While both are expressed as percentages, your interest rate and annual percentage rate (APR) will be different. Put simply, an interest rate is the fee you pay to borrow money from a lender. An APR includes the interest rate, but also incorporates certain fees and expenses associated with taking out a loan, generally resulting in a higher percentage. Interest rates and APRs are both great tools for comparing loan options.

Mortgage brokers, like us, work with many different lenders to provide financing to their clients. They can generally provide a wider array of loan options, help those with unique situations, and shop for the best rate between multiple lenders. Banks lend their own money and have a set amount of loan options for their borrowers to choose from.

Your required minimum down payment will be based on your loan type. VA and USDA loans can have down payments as low as 0%. The minimum down payment for an FHA loan is 3.5%. Conventional loan down payments can be as low as 3% for a first-time homebuyer (meaning you haven’t owned property within the last three years), or 5% for subsequent purchases.

Mortgage insurance (MI) is paid for by the borrower and is protection for the lender if the loan is defaulted on. The type and amount of mortgage insurance varies depending on loan type and down payment amount.be as low as 3% for a first-time homebuyer (meaning you haven’t owned property within the last three years), or 5% for subsequent purchases.

Interest rates are based on the level of risk a lender is taking by extending a loan to a borrower. Many factors go into the pricing of an interest rate, but credit is a main proponent. A higher credit score generally means less risk to the lender, and therefore, a lower rate. Alternatively, a low credit score will indicate higher risk and result in a higher interest rate.

A mortgage credit pull will appear as an inquiry on your credit report. The new inquiry may temporarily lower your score by a few points, but it should not make a significant impact. Additional credit pulls for the same reason in the same time period, such as for mortgage shopping, will not lower your score any further.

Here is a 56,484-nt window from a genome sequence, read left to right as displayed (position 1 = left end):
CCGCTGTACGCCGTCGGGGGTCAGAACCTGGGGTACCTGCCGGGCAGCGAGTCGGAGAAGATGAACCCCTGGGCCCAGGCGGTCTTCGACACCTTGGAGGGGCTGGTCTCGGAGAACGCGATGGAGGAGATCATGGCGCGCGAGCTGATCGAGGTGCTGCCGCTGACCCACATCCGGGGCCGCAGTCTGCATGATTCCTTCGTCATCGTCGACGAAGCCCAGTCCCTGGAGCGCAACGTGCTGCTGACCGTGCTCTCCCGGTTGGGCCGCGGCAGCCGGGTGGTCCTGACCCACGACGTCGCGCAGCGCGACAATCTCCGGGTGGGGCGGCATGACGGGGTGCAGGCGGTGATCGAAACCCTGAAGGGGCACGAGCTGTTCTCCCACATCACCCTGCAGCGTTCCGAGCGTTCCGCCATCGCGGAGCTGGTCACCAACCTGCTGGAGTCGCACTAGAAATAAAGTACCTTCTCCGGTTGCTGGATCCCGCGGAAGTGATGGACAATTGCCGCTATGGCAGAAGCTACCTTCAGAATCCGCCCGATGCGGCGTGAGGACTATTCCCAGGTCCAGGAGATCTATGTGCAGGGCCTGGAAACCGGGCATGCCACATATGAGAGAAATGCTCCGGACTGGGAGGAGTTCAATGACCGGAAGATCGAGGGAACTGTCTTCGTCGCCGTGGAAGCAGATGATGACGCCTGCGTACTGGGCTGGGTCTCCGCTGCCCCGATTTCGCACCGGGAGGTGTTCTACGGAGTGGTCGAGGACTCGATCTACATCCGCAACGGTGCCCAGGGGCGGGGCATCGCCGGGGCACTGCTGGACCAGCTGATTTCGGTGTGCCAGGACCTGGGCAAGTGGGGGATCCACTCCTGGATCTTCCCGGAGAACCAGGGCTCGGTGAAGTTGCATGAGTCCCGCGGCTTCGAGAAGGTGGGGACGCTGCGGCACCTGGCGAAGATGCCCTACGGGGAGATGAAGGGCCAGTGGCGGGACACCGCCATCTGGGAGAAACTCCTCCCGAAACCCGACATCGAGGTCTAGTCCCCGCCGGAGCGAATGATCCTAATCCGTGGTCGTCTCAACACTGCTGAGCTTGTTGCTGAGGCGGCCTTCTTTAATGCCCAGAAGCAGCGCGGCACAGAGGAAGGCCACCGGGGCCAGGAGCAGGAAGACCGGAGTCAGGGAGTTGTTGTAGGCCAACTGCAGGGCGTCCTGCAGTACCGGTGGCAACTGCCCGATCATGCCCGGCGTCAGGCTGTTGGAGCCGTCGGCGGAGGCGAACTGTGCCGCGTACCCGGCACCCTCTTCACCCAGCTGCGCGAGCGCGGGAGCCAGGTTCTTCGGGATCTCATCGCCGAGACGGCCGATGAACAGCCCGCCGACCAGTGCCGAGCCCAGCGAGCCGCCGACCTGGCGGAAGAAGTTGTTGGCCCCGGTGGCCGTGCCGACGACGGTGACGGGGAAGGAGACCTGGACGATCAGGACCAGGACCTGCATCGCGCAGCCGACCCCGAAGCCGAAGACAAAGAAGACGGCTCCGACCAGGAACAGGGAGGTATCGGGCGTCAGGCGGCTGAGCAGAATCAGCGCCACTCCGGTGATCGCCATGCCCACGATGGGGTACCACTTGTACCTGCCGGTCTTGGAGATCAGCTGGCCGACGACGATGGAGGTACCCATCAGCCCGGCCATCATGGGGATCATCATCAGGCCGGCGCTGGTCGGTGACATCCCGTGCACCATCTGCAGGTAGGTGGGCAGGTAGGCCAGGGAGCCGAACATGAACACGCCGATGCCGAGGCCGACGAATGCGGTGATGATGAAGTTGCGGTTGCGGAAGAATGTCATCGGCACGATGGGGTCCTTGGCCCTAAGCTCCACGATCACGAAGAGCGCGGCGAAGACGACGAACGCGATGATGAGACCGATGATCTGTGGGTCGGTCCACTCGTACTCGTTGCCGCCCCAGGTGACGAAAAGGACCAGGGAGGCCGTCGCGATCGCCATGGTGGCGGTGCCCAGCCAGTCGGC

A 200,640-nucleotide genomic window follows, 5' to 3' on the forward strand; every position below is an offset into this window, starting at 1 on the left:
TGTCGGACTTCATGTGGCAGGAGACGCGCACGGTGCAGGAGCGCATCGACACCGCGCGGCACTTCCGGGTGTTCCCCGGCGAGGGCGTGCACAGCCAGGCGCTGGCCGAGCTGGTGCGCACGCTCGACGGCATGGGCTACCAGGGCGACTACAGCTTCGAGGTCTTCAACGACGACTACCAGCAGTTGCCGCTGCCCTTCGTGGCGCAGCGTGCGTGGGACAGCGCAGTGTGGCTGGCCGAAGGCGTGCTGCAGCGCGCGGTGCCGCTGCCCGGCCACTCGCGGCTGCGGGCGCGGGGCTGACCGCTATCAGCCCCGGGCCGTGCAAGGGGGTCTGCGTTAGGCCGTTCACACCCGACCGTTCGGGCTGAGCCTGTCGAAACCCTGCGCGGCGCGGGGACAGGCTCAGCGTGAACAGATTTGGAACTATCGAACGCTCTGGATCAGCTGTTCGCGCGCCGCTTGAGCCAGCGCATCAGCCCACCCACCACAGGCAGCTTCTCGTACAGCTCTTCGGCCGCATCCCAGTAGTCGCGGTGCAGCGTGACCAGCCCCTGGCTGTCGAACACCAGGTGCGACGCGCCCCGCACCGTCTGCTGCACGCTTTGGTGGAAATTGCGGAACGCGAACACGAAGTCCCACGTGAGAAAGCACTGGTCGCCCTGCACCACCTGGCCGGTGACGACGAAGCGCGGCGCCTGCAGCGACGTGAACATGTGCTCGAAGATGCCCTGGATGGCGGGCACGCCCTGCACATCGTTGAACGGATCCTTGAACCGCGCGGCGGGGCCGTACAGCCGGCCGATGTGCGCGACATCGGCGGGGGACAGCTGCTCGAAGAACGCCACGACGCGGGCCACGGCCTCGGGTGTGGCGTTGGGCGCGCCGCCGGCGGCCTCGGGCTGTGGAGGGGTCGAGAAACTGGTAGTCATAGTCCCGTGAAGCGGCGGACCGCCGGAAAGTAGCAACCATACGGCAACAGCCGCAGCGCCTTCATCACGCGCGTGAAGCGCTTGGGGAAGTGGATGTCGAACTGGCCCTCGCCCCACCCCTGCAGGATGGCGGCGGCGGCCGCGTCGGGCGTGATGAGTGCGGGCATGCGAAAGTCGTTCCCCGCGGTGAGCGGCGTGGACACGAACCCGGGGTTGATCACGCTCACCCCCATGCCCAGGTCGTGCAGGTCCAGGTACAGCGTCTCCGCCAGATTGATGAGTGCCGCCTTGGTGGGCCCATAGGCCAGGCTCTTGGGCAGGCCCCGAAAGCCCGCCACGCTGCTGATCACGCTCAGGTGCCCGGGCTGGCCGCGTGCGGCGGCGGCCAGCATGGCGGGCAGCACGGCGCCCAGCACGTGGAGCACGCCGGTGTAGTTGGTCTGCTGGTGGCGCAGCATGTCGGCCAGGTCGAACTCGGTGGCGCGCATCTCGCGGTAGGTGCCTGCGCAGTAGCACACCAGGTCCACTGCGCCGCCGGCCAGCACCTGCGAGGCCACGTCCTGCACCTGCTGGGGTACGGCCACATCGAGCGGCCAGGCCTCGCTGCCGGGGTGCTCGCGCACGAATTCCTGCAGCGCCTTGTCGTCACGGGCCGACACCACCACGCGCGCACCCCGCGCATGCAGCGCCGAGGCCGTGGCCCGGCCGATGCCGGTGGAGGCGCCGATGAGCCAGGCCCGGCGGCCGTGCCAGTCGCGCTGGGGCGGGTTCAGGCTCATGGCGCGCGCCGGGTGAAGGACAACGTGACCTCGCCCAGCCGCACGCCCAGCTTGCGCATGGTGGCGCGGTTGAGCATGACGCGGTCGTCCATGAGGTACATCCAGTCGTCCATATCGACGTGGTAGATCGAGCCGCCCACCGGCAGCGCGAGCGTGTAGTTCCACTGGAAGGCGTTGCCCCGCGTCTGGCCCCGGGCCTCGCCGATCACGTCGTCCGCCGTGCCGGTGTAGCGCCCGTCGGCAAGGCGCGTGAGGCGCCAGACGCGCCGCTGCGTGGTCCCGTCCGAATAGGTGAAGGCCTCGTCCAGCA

When interested in purchasing a home, the first thing you should do is reach out to a loan officer. They will help you determine how much home you can afford and guide you through the next steps, such as obtaining a pre-approval letter and connecting you with a real estate agent. Visit our team page  or call our main office at 509-491-3200 to be matched with a loan officer that will best fit your needs.

You’ll start by obtaining a pre-approval letter from your loan officer, and then work with a real estate agent to find your new home. After you have a purchase contract in place, we will obtain an appraisal and guide you through gathering documentation. Once the underwriting process is complete, your loan will be cleared to close and we will work alongside the title company to prepare for your signing appointment. Finally, you’ll sign closing documents and receive your keys! For more information on what to expect, visit our page on the homebuying process.

We will need a completed loan application and information about your income, assets, and credit. The required documentation varies based on your income source and whether you are looking to purchase or refinance an existing home loan. Visit our documents page to view a complete list for each scenario.

Yes! We serve new buyers and current homeowners who are looking to purchase or refinance a property anywhere in Washington or Oregon.